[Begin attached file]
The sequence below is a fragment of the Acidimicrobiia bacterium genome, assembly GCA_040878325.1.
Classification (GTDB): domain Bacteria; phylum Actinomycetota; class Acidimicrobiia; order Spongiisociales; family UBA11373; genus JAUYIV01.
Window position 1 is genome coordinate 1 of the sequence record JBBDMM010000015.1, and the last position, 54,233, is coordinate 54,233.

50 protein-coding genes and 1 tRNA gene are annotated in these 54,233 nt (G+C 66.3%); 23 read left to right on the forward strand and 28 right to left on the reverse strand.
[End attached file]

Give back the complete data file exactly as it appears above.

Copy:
The sequence below is a fragment of the Acidimicrobiia bacterium genome, assembly GCA_040878325.1.
Classification (GTDB): domain Bacteria; phylum Actinomycetota; class Acidimicrobiia; order Spongiisociales; family UBA11373; genus JAUYIV01.
Window position 1 is genome coordinate 1 of the sequence record JBBDMM010000015.1, and the last position, 54,233, is coordinate 54,233.

50 protein-coding genes and 1 tRNA gene are annotated in these 54,233 nt (G+C 66.3%); 23 read left to right on the forward strand and 28 right to left on the reverse strand.